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Student Services Librarian Nancy Wallace (left) and students Aneka Torgrimson (center) and Meleseini Lotoaniu (right) with their AAPI book recommendations, at the Office of Asian and Pacific Islander Academic Student Success.

Book Recs for Asian American and Pacific Islander Heritage Month

A collaboration with the Strategic Asian and Pacific Islander Retention Initiative

May is Asian American and Pacific Islander Heritage Month, and I’m delighted to share book recommendations with two UC Davis undergraduates, fourth-year English major Meleseini Lotoaniu, and second-year Asian American Studies major Aneka Torgrimson. Our selections include fiction and nonfiction books that focus on different aspects of the Asian American and Pacific Islander experience. 

Special thanks to Associate Director Christopher Pangelina of the Strategic Asian and Pacific Islander Retention Initiative for his support and assistance with this project.

— Nancy Wallace, Arts, Humanities, Social Sciences Librarian, Student Services

Once Were Pacific: Maori Connections to Oceania, by Alice Te Punga Somerville, 2012

From Mele: This book is about the relationship between the indigenous people of New Zealand, the Maori people, and other Pacific Islander immigrants who reside in New Zealand. It’s a critical literature study of Indigenous and Pacific Islander studies. There are not many fiction works on Pacific Islanders and there are certainly not many non-fiction works, so this book is special because it covers the Pacific Islander diaspora in New Zealand from a critical theory and studies lens. This book is one of the first of its kind to study Pacific Islander diaspora and migration.

Hotel on the Corner of Bitter and Sweet, by Jamie Ford, 2009

From Aneka: I chose this novel because I love historical fiction. As an Asian American Studies major, I wanted to share a historical perspective that educates the reader. This novel focuses on two Asian American characters during World War II, offering an emotional glimpse into their experiences. Additionally, for Asian and Pacific Islander Heritage Month, it’s crucial to recognize the diversity within the Asian community. It is important to understand that Asian identity is not solely based on physical characteristics. Jamie Ford, a bi-racial Asian American author, exemplifies the multifaceted nature of Asian identities and how people connect with and express their racial and cultural backgrounds.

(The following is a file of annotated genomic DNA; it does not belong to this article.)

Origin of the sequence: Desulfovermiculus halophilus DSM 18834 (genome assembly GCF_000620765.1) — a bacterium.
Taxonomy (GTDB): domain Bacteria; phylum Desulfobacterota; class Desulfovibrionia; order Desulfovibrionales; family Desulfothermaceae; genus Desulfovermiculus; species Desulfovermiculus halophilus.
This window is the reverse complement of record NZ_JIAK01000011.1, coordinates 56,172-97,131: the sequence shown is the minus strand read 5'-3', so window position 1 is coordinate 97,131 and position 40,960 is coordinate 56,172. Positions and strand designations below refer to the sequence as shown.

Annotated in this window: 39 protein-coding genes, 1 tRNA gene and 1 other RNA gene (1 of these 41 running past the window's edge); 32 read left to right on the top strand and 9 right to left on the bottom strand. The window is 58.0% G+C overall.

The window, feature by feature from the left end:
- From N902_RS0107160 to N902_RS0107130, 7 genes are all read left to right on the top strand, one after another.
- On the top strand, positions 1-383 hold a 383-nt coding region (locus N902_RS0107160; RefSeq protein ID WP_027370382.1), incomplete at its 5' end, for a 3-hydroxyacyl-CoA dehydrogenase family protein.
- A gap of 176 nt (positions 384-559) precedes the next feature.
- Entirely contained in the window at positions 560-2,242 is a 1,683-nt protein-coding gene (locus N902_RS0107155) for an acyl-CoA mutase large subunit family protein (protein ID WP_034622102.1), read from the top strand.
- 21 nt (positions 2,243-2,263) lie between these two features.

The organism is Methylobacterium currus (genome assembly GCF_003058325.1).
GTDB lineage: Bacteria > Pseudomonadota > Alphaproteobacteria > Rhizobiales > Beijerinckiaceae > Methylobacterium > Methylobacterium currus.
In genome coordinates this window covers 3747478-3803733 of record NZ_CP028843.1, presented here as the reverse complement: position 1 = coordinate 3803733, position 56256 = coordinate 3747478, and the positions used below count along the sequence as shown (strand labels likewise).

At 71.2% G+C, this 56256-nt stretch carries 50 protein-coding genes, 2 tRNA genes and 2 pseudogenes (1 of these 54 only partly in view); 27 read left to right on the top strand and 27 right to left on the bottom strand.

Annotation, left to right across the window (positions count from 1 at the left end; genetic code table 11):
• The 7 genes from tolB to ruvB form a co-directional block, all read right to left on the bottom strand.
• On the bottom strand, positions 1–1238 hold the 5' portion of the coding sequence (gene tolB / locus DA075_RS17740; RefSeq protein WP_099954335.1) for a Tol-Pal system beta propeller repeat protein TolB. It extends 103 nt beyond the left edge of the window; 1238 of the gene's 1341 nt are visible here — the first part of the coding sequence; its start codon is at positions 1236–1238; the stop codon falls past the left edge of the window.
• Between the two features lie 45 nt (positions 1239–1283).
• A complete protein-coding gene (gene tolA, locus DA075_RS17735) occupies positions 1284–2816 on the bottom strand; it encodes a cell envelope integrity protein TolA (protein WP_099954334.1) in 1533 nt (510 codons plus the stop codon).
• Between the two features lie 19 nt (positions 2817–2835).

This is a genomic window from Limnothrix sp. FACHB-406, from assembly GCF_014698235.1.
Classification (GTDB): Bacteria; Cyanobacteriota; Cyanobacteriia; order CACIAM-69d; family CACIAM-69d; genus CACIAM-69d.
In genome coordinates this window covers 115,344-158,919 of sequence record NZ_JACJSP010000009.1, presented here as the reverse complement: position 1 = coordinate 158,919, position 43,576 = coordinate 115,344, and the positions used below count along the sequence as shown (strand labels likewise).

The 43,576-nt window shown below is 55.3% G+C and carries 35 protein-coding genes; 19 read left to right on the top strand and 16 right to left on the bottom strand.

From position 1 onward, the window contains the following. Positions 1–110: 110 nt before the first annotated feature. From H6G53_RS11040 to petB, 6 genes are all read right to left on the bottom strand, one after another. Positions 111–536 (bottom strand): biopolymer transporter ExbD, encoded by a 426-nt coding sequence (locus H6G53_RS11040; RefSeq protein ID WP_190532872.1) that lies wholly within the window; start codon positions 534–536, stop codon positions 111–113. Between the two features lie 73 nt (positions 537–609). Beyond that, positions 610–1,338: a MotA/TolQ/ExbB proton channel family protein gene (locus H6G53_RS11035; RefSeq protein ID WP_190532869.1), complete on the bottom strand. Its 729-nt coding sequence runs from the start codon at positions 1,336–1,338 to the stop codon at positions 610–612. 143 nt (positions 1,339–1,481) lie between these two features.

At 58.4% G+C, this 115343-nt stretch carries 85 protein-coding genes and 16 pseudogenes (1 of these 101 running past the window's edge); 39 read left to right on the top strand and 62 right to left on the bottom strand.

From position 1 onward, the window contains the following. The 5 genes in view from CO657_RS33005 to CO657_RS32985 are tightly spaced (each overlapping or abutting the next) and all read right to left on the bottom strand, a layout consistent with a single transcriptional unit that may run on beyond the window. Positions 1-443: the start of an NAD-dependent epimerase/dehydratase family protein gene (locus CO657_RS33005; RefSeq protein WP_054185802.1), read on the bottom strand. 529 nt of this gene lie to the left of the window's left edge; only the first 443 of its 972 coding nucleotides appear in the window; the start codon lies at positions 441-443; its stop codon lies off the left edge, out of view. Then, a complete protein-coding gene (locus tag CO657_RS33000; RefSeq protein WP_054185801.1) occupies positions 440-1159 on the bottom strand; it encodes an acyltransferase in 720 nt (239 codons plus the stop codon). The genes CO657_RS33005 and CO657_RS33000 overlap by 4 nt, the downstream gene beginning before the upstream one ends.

Chains of Babylon: The Rise of Asian America, by Daniel J. Maeda, 2009

From Nancy: Both of my recommendations are focused on Asian American history told in very different ways. Chains of Babylon is an academic history of the Asian American movement in the 1960’s and 1970’s. The author examines the formation of a multiethnic Asian American identity, inspired by and in solidarity with other racial justice movements of the era. I chose this book because of my interest in the political history of the 1960’s, and in particular, the ways in which various activist movements forged alliances to affect change, lessons that are important for social justice organizations today.

They Called Us Enemy, by George Takei with Justin Eisinger, Steven Scott, and Harmony Becker, 2020

From Nancy: This graphic memoir shows the power of relating history through art and storytelling. Takei and his collaborators relate the story of one family’s experience as they’re forced from their home in Los Angeles and imprisoned in camps during the Second World War. The narrative shifts perspectives as Takei looks back through a child’s while acknowledging the struggles of his parents to keep their family safe. The story is searing and personal, especially as Takei describes the aftermath of their imprisonment, the efforts to obtain justice and reparations, and the development of his own political consciousness.




AAPI Heritage Month Book recommendations diversity